1. Thank you so much for this post…! So much useful information, and new things I learned, and things that clicked upon your reading your post. Just like you, I’m also constantly thinking that I’m grasping at straws sometimes when I see links between “continental” African culture and language and that of the Diaspora…lol.

    I tried to see if I could recognize some of the words from the Jire song you posted and link them to words in Sranan, a Surinamese Creole language. I didn’t recognize the words, but we do have a Winti (African Surinamese religion) song that has a sentence: “Ana-e, mi waka te, mi si sani.”, (translation Ana-e, I walked all over, I saw things). I don’t know what Ana-e means in this case, but because I noticed the words au monde (translated in the world ) in your song and the Surinamese song has the words walking all over, and the word Ana-que, maybe there’s a link?? Probably a “reach”, but oh well…lol

    When I read the part about pronouns not being gender specific, I had a light-bulb moment. Pronouns in Sranan are also not gender specific! Everything and everybody is just ” en” or “ing”. I never knew that was also African retention! Thank you for the education…lol. I blogged about African words and patterns in Surinamese languages a couple of weeks ago. I may need to update it, to conclude this new information!

    And last but not least, how do you learn Igbo and the other mentioned languages? Just from books, or from friends?

    Liked by 1 person

    1. Omg I can’t believe I missed your comment! I’m so glad you liked this post! Truly. I’m working on one for ebonics too, it’ll be shorter but still, hopefully, insightful and interesting!

      I just listened to this podcast about how Sranan is probably the closest to the original creole developed on the coast of West Africa and transplanted to via slave diasporas to the new world! Surinamese culture is sooo heavy and rich with Africa. I’ll link you to the podcast!

      And I think your translation is on to something!!!!!!! Like for real. Where can I learn Sranan?!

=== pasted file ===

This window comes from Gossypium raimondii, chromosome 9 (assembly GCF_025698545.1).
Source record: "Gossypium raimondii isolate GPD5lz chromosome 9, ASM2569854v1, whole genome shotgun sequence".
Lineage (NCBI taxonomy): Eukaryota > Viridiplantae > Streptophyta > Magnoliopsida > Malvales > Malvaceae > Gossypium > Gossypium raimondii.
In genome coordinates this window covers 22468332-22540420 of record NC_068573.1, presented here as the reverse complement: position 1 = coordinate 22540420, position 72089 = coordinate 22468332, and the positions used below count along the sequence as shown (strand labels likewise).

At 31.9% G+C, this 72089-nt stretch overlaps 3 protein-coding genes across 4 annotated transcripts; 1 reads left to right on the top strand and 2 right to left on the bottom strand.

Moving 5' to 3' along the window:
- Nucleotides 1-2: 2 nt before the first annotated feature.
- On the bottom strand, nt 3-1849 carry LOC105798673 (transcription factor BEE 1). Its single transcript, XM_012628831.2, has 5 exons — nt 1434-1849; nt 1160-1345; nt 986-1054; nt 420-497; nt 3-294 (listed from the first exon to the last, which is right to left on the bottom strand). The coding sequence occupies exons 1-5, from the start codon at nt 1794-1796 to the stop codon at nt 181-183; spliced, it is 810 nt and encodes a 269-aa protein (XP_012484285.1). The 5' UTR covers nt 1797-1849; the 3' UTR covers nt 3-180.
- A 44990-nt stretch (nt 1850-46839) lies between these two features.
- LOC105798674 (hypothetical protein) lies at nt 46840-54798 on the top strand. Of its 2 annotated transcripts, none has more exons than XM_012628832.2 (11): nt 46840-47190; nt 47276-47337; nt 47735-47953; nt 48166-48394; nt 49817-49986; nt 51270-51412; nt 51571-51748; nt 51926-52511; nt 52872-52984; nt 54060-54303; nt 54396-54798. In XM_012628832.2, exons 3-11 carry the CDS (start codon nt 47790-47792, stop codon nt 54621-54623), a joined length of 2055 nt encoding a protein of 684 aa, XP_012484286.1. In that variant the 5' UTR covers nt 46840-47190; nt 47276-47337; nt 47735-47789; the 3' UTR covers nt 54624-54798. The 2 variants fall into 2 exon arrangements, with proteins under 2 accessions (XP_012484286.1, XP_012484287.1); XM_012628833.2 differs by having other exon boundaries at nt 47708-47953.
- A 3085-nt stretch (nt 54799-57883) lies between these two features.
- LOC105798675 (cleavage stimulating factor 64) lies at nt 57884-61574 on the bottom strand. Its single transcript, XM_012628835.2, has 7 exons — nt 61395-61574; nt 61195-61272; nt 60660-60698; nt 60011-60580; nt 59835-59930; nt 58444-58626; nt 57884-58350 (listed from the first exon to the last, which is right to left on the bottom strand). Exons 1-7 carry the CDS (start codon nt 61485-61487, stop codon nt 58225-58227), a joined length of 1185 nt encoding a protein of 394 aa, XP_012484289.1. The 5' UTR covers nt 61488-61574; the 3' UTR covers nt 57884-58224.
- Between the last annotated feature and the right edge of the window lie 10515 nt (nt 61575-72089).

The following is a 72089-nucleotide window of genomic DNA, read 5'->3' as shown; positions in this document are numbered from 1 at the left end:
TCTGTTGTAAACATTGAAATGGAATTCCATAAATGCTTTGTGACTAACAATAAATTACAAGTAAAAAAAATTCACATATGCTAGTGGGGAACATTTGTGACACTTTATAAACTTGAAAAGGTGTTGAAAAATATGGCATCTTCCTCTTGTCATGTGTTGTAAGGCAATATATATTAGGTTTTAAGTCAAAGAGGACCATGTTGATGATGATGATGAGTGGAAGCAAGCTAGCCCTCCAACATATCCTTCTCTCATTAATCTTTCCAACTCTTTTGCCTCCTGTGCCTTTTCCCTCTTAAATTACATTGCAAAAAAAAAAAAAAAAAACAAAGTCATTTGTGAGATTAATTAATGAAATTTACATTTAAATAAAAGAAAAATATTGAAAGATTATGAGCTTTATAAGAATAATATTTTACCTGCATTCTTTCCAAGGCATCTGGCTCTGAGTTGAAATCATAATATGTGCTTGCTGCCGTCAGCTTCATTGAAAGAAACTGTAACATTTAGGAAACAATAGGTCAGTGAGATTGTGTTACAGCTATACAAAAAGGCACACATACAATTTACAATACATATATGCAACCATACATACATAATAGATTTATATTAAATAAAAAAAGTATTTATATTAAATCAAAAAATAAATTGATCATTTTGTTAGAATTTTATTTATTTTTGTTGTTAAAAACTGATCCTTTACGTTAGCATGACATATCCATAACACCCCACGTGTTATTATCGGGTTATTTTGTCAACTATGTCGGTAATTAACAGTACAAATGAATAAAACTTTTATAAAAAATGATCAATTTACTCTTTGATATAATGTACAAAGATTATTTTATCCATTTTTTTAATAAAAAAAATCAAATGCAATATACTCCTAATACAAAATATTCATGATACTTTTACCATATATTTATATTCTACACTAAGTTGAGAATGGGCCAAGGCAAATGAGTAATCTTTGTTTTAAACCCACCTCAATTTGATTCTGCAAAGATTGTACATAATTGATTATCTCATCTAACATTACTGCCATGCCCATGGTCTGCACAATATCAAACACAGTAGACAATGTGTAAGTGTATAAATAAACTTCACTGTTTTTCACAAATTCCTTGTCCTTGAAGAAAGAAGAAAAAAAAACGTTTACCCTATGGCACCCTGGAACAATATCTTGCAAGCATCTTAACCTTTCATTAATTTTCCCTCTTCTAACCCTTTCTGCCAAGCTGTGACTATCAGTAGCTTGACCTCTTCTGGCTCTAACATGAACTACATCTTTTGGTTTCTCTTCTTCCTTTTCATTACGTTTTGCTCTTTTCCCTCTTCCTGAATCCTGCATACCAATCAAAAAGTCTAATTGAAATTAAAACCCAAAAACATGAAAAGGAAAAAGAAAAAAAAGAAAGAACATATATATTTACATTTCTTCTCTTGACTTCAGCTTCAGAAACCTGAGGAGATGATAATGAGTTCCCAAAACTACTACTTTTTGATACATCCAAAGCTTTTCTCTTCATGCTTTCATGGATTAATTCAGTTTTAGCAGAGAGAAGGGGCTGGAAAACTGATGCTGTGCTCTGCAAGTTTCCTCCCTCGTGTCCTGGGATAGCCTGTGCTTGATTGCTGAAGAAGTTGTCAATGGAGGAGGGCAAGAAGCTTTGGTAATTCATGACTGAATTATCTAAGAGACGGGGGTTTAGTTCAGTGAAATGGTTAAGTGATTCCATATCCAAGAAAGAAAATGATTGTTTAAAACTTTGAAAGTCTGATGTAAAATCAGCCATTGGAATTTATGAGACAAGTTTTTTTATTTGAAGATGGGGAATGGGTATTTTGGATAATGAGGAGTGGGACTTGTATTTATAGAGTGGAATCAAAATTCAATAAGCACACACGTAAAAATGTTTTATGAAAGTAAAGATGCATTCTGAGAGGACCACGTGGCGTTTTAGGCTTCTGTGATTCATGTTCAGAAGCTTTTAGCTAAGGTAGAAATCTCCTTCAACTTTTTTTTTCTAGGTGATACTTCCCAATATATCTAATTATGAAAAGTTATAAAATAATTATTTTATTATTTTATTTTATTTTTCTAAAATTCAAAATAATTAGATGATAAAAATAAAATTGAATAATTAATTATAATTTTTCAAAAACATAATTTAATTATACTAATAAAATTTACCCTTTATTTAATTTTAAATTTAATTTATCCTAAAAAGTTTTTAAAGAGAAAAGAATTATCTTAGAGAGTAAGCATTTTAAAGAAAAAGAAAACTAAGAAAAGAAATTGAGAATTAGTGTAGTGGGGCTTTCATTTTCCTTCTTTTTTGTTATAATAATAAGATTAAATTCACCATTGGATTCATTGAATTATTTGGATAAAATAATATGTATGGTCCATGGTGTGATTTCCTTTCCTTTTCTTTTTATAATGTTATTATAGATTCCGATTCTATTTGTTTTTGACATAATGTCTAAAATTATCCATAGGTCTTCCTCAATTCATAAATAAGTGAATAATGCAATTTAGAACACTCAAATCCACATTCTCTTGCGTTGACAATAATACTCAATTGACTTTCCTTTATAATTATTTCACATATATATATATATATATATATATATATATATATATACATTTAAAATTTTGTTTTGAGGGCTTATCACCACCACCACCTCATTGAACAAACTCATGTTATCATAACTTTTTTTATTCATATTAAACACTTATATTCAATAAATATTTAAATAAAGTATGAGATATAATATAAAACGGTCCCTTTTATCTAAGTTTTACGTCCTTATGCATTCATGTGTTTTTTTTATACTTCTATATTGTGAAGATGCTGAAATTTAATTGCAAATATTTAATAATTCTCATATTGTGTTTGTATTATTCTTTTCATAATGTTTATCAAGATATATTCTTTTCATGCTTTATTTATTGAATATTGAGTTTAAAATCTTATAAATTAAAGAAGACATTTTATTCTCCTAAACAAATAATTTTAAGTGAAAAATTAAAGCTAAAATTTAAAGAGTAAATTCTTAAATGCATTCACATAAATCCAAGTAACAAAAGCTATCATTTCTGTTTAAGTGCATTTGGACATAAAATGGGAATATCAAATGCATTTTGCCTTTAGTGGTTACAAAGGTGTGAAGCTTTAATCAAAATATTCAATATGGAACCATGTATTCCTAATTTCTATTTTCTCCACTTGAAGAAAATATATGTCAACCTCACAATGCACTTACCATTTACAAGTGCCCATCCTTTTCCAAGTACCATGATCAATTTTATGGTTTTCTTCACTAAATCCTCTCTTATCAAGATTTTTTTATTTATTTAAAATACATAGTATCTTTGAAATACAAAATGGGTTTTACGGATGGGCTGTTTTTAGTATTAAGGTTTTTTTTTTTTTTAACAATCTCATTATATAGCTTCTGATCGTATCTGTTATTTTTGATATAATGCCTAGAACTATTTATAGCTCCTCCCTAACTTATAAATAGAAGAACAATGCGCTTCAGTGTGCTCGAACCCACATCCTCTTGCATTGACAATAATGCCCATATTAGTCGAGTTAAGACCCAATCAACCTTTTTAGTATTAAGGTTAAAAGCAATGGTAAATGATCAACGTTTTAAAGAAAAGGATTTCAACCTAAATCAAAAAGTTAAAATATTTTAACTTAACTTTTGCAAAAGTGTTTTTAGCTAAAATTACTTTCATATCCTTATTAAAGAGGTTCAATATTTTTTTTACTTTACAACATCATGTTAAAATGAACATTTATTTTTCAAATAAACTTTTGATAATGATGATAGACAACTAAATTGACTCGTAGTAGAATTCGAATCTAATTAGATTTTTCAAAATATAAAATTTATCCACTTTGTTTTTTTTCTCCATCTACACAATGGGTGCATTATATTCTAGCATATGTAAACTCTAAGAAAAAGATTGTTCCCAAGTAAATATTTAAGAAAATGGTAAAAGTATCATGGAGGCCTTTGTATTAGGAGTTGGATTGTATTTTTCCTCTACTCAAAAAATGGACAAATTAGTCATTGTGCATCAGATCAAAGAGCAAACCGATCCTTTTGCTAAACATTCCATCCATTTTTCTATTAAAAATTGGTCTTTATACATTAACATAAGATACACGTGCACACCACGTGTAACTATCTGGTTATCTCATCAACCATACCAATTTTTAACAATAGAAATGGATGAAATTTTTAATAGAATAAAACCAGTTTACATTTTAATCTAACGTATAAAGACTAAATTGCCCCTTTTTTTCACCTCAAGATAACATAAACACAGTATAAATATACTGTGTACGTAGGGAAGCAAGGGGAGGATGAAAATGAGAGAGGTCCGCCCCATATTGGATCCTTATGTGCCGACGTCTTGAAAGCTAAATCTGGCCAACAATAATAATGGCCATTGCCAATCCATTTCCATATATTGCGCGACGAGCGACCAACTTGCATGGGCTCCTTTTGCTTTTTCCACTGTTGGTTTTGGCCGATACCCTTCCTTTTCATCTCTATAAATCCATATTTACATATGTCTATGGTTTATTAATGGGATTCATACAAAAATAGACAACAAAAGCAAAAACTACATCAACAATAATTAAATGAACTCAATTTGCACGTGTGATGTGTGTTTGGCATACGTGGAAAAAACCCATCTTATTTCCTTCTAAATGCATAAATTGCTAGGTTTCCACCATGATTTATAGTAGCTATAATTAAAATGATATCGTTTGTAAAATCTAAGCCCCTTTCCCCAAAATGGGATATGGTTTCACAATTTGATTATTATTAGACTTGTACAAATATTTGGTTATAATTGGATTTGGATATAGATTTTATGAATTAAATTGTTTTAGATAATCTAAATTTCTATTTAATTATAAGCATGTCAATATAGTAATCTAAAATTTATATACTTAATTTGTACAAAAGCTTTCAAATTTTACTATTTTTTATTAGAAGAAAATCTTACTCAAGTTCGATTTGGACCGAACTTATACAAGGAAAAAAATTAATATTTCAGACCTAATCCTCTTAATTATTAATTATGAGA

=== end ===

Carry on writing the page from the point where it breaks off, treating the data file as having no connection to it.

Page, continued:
As for Igbo, I’ve joined language learning groups on Facebook (just type in “learn Igbo”) and paid for some apps while following NwaadaIgbo on IG and listening to Oji Abiala (a podcast). But to really learn it, you need to get a tutor. They aren’t cheap but they’re doable if you’re committed to learning it.

      Liked by 1 person

  2. Oh please link the podcast. I would love to listen…! Yes, Sranan, but especially the Maroon languages have a lot of African retention. I’m constantly amazed by it. In a post on my blog about African words in Surinamese, I linked to a study done on Surinamese plantnames, and about 30% of Surinamese plantnames have an African origin. That’s pretty amazing…!

    Sranan is pretty easy to understand if you speak English and/or are familiar with other English based Creole languages or pidgins in my opinion. You would definitely be able to have a general understanding, I think. I checked, but I couldn’t find any tutorials for English speakers. What you can do is just listen to a lot of Surinamese pop music on Youtube. Sometimes they have the subtitles either in the vid or in the comments. There’s a Surinamese composer contest callled “Suripop” that produces a lot of very simple (and also very corny, you have been warned…lol…!) songs in mostly Sranan. That could be a start, to get a feel for the language, maybe?

    I will definitely look into those Igbo learning groups and pocasts. Thanks for the recommendation!

    Liked by 1 person

    1. Hey girl! So, I edited by blog to reflect the possible connection with “Ana-e….”. Let me know if you’re okay with me using it. I’m copying and pasting my edit here:

      “*update* After posting this piece, fellow WordPress blogger AnaElrich pointed out that in the Sranan language, spoken Surinam, “Ana-e, mi waka te, mi si sani” translates to I walked all over, I saw things”. Furthermore, in his Lexicon podcast “The Incredible Story of the Traveling Creole” Jlinguist John McWhorter argues that, originating in dungeons for holding the enslaved along the coast of West Africa, Sranan today is likely the language most akin to the language system created from the initial contact between colonizing Europeans and native Africans tribes. Thus, I think there may be some teeth to dig out from what Ms. AnaElrich pointed out! To learn more about Surinam’s beautiful culture of resistance check out her blog “They’re Connected…!”.”

      You can also see this edit reflected in the actual piece and with actual hyperlinks to your “They’re Connect…!” piece.

      Of course if you aren’t okay with me using your comment let me know and I’ll edit it!

      Liked by 1 person